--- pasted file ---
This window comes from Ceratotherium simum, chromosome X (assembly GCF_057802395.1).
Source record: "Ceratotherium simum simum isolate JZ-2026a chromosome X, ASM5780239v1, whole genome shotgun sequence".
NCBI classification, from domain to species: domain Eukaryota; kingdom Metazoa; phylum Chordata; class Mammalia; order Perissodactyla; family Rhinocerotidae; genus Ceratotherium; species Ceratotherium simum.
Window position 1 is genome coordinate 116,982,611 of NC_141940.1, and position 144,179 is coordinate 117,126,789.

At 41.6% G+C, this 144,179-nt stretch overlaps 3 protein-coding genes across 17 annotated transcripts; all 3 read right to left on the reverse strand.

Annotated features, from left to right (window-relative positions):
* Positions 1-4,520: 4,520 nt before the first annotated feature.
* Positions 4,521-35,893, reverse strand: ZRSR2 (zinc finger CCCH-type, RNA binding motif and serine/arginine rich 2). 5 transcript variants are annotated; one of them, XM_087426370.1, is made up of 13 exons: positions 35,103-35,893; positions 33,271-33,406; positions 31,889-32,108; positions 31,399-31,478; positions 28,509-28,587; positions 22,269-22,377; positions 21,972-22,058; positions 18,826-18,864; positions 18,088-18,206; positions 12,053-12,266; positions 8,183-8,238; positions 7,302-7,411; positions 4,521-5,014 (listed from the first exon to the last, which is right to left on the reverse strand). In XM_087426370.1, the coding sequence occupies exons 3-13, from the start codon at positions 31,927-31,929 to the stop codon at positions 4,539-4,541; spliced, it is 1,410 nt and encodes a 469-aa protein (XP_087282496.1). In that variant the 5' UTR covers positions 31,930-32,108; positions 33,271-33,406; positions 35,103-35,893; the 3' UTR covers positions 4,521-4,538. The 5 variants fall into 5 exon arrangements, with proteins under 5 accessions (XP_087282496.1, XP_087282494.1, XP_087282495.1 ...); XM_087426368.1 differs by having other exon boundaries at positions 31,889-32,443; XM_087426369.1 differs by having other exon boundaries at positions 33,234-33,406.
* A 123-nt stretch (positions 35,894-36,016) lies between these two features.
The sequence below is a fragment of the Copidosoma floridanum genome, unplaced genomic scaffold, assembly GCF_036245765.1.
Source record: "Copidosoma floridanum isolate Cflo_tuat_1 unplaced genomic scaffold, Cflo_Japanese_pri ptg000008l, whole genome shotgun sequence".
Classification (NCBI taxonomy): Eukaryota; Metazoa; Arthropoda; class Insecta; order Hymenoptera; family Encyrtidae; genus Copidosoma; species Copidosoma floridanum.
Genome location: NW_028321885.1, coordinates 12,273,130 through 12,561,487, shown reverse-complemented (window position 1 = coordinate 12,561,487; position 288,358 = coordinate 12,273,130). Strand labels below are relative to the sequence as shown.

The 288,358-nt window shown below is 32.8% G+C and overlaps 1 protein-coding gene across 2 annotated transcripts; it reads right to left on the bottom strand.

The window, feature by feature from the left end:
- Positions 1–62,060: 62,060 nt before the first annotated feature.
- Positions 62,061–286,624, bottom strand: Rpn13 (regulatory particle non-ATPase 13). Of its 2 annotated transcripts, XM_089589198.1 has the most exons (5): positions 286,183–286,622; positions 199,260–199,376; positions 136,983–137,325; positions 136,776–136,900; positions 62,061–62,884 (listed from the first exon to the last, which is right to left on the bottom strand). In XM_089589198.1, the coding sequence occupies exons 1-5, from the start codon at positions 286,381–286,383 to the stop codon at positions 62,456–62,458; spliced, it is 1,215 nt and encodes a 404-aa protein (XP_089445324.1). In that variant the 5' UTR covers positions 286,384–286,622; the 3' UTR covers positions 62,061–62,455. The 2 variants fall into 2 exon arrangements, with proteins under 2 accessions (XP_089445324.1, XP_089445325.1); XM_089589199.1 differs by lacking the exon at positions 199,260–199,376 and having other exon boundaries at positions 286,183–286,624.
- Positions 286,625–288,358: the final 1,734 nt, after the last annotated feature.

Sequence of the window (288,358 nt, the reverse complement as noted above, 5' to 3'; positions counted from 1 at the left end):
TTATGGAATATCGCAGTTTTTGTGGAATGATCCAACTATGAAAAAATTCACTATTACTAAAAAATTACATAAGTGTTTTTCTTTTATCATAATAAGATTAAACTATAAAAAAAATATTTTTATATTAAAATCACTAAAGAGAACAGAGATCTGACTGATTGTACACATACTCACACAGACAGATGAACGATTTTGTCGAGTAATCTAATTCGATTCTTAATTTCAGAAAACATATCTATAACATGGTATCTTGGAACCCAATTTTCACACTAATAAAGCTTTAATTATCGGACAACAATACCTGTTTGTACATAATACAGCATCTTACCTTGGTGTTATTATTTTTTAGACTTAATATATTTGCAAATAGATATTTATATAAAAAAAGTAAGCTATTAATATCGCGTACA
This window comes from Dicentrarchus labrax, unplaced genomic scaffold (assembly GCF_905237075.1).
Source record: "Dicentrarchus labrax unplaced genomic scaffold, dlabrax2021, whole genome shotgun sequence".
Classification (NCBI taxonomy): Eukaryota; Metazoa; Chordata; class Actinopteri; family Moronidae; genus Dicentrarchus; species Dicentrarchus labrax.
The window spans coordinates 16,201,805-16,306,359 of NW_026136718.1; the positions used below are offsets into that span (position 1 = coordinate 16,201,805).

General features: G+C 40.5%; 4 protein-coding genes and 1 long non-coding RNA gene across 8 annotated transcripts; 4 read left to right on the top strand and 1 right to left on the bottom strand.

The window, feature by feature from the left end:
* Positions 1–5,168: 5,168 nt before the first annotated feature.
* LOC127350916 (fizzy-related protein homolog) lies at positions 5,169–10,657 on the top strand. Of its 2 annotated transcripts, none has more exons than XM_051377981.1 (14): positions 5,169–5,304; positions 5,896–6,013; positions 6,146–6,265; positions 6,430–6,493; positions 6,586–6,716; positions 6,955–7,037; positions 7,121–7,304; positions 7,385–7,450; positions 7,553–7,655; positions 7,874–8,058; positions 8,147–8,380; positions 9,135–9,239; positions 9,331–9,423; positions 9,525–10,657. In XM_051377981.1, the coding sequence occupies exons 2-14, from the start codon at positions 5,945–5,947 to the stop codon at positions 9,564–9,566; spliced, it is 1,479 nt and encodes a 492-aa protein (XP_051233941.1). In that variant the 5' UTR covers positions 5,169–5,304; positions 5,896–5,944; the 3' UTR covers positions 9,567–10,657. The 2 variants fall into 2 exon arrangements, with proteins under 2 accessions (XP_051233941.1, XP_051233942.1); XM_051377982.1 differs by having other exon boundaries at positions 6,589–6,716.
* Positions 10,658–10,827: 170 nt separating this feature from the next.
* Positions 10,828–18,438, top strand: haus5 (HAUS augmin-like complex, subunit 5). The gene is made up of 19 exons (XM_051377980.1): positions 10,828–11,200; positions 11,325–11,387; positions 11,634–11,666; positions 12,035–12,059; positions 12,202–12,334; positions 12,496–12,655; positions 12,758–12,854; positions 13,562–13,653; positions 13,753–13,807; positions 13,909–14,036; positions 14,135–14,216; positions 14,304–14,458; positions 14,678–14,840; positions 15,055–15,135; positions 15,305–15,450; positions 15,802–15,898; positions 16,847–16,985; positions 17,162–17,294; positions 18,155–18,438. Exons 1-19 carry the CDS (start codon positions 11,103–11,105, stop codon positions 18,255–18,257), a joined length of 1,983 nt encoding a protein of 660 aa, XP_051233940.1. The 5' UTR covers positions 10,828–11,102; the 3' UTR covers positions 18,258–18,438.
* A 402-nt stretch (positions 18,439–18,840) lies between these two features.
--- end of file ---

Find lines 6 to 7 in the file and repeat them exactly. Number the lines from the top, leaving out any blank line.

Annotated features, from left to right (window-relative positions):
* Positions 1-4,520: 4,520 nt before the first annotated feature.